With sea level rises, global warming and more, the Earth has been affected a lot by climate change in the last few decades.
For example, NASA reports that Antarctica lost about 119 billion tons of ice between 1993 and 2016 -- a rate that continues to grow exponentially.
She’s focused her research on reconstructing the history of the Antarctic. And in March, as part of the International Ocean Discovery Program, she’ll be taking her work on the water to the Scotia Sea.
Guitard and a team of 20 other scientists from all over the world will study and investigate changes in ice sheet discharge over the last 14 million years by looking at sediment cores.
“The main goal is to better understand how the Antarctic ice sheet has evolved during time periods when we see either rapid change or a lot of change in a short period of time,” Guitard said. “But the goal of our cruise is to collect sediment cores to do a variety of analyses.”
On the expedition, the team will recover the cores by lowering a long drill pipe to the ocean floor and drilling through the sediment. A core barrel containing a PVC liner is lowered through this drill pipe, and sediment is collected section by section. Once the samples are brought on deck, they’re split in half and studied.
“I can only kind of guess what the cores will tell us,” Guitard said. “There may be a surprise, or there may be some discovery that we make that nobody can foresee, which is kind of the beauty of science.”
The information will be put into models, so Guitard said understanding what happened in Antarctica in the past will give them some sort of idea as to what might happen in the future.
Guitard is starting her seventh year of graduate education at USF.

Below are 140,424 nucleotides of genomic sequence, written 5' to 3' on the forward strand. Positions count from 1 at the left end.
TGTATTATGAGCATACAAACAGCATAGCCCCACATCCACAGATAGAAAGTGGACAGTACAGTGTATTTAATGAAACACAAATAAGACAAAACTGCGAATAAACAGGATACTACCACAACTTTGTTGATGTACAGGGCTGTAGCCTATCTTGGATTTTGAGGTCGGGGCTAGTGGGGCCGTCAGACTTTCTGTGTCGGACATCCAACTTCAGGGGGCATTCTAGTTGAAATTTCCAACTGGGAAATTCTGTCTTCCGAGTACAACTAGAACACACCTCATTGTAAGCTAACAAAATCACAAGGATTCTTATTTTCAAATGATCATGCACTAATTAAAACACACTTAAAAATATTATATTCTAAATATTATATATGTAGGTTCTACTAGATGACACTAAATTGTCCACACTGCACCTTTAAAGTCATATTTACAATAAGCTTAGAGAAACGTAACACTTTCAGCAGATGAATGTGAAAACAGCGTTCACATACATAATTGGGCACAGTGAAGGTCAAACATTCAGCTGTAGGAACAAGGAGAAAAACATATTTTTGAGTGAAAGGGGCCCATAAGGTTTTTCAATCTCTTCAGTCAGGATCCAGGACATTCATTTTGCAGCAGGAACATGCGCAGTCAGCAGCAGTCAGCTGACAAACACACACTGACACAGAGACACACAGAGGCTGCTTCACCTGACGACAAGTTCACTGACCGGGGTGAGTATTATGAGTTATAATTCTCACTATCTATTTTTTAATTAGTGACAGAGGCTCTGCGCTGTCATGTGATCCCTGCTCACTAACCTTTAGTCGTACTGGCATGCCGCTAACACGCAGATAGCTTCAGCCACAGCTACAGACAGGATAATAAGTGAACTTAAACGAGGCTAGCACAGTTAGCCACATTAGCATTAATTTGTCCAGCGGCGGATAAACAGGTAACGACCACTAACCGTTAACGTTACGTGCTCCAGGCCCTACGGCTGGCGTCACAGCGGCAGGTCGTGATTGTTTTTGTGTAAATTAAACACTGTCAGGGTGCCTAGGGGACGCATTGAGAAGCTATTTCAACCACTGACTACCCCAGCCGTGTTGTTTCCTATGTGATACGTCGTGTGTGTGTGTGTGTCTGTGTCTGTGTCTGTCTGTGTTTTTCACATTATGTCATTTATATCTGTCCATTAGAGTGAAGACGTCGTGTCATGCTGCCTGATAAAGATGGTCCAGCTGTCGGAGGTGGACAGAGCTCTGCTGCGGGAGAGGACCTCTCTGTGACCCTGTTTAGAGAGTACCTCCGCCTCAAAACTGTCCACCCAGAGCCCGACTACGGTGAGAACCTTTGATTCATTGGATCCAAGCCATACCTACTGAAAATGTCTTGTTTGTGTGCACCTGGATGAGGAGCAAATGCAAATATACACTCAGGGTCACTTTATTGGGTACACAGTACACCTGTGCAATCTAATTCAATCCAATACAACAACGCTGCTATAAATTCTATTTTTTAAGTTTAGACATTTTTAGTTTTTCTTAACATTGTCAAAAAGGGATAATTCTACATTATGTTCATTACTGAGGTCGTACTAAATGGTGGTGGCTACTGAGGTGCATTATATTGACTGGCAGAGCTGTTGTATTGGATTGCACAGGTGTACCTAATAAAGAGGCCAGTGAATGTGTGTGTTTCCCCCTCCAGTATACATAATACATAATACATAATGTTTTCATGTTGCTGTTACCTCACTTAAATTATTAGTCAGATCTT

“In that time I’ve been on two separate cruises, studied in other countries, written more pages of proposals than I care to think about,” she said. “So all of those experiences have prepared me for the type of work that I’ll do.”
In 2013, she went on a three-week expedition to the Antarctic Peninsula and in 2014 she sailed to the Sabrina Coast in east Antarctica.
Through her work, Guitard has also learned about the complexity of the continent.
“It’s this amazing, dynamic place,” she said. “You can’t just look at this sheet of ice and think that it’s just sitting there.”
Guitard said Antarctica has a dynamic topography, entire mountain ranges as well as underwater channels and rivers and is a host to different types of animals.
“You spend so much time learning about one subject and it seems like your whole world,” she said. “But you’re really just adding a small bit of new knowledge to the global understanding of the world and specifically Antarctica."
Guitard said these types of expeditions take a lot of time and effort to organize.
“Dr. Maureen Raymo, Dr. Michael Weber, Dr. Victoria Peck and countless others make this research possible,” she said. “It’s just an amazing, collaborative opportunity, and I feel lucky to be a part of it.”